As they advanced to the passage, he was aware of an impediment to its entrance, as it had been a wall of stone there; and seeing Abarak enter the passage without let, he kicked hard in front at the invisible obstruction, but there was no coming by. Abarak returned to him, and took his right arm, and raised the sleeve from his wrist, and lo, the two remaining hairs of Garraveen twisted round it in sapphire winds. Cried he, ‘Oh, the generosity of Gulrevaz! she has left these two hairs that he may accomplish swiftly the destiny marked for him! but now, since his gazing through that veil, he must part with them to get out of Aklis.’ And he muttered, ‘His star is a strange one! one that leadeth him to fortune by the path of frowns! to greatness by the aid of thwackings! Truly the ways of Allah are wonderful!’ Shibli Bagarag resisted him in nothing, and Abarak loosed the two bright hairs from his wrist, and those two hairs swelled and took glittering scales, and were sapphire snakes with wings of intense emerald; and they rose in the air spirally together, each over each, so that to see them one would fancy in the darkness a fountain of sapphire waters flashed with the sheen of emerald. When they had reached a height loftier than the topmost palace-towers of Aklis, they descended like javelins into the earth, and in a moment reappeared, in the shape of Genii when they are charitably disposed to them they visit; not much above the mortal size, nor overbright, save for a certain fire in their eyes when they turned them; and they were clothed each from head to foot in an armour of sapphire plates shot with steely emerald. Surely the dragon-fly that darteth all day in the blaze over pools is like what they were. Abarak bit his forefinger and said, ‘Who be ye, O sons of brilliance?’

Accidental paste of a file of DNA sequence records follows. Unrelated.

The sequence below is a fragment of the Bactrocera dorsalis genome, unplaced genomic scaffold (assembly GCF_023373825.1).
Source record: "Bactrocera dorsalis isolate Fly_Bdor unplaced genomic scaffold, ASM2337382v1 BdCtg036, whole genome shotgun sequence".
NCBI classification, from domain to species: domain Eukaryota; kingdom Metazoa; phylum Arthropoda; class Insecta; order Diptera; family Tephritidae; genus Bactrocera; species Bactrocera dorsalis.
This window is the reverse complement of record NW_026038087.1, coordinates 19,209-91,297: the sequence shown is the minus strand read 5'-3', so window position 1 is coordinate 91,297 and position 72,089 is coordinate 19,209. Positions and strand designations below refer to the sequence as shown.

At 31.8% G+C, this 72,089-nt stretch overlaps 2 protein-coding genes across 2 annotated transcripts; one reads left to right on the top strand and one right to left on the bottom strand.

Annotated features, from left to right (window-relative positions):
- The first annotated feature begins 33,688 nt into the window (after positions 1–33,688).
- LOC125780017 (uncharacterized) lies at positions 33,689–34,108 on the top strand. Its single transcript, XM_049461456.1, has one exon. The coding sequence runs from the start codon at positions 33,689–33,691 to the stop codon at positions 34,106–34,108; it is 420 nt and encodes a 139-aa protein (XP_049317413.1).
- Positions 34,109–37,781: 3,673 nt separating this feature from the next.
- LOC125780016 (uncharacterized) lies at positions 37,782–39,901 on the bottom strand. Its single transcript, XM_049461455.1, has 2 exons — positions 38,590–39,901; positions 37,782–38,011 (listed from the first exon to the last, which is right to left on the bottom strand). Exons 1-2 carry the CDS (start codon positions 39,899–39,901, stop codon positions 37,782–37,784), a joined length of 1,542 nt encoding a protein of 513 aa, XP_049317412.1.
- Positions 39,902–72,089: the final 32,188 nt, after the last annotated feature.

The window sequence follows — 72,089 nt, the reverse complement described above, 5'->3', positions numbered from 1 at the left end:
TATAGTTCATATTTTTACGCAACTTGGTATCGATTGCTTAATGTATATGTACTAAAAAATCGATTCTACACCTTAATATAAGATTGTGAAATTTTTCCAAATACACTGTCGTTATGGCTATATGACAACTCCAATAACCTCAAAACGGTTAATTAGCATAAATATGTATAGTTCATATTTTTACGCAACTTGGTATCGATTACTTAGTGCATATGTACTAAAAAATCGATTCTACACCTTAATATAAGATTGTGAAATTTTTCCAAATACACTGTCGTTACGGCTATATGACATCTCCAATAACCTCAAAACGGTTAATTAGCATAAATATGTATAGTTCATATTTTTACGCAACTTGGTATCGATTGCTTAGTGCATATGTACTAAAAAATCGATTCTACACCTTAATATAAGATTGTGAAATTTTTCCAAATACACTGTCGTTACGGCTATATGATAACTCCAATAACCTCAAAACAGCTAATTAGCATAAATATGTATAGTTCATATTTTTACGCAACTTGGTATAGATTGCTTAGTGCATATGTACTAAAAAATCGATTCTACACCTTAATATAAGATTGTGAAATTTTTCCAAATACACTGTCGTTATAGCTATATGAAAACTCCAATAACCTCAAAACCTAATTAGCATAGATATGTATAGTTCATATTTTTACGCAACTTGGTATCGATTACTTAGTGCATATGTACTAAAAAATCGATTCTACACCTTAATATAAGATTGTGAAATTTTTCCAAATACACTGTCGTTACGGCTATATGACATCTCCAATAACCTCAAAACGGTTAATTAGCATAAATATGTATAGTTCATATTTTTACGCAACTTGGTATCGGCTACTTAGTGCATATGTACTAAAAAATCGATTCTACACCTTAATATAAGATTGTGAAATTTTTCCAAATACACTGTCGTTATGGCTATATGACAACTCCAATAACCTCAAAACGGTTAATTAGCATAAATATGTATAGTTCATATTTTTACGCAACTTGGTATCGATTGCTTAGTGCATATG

They answered, ‘Karavejis and Veejravoosh, slaves of the Sword.’

Then he said, ‘Come with us now, O slaves of the Sword, and help us to the mountain of outer Aklis.’

They answered, ‘O thou, there be but two means for us of quitting Aklis: on the wrist of the Master, or down the blade of the Sword! and from the wrist of the Master we have been loosed, and no one of thy race can tie us to it again.’

Abarak said, ‘How then shall the Master leave Aklis?’

They answered, ‘By Allah in Aklis! he can carve a way whither he will with the Sword.’

But Abarak cried, ‘O Karavejis and Veejravoosh! he bath peered through the veil of the Ferrying Figure.’

Now, when they heard his words, the visages of the Genii darkened, and they exclaimed sorrowfully, ‘Serve we such a one?’

And they looked at Shibli Bagarag a look of anger, so that he, whose wits were in past occurrences, imagined them his enemy and the foe of Noorna split in two, crying, ‘How? Is Karaz a couple? and do I multiply him with strokes of the Sword?’

Thereupon he drew the Sword from his girdle in wrath, flourishing it; and Karavejis and Veejravoosh felt the might of the Sword, and prostrated themselves to the ground at his feet. And Abarak said, ‘Arise, and bring us swiftly to the mountain of outer Aklis.’

Then said they, ‘Seek a passage down yonder brook in the moonbeams; and it is the sole passage for him now.’

Abarak went with them to the brook that was making watery music to itself between banks of splintered rock and over broad slabs of marble, bubbling here and there about the roots of large-leaved water-flowers, and catching the mirrored moon of Aklis in whirls, breaking it in lances. Then they waded into the water knee-deep, and the two Genii seized hold of a great slab of marble in the middle of the water, and under was a hollow brimmed with the brook, that the brook partly filled and flowed over. Then the Genii said to Abarak, ‘Plunge!’ and they said the same to Shibli Bagarag. The swayer of the Sword replied, as it had been a simple occasion, a common matter, and a thing for the exercise of civility, ‘With pleasure and all willingness!’ Thereupon he tightened his girth, and arrowing his two hands, flung up his heels and disappeared in the depths, Abarak following. Surely, those two went diving downward till it seemed to each there was no bottom in the depth, and they would not cease to feel the rushing of the water in their ears till the time anticipated by mortals.

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Last updated Friday, March 7, 2014 at 23:09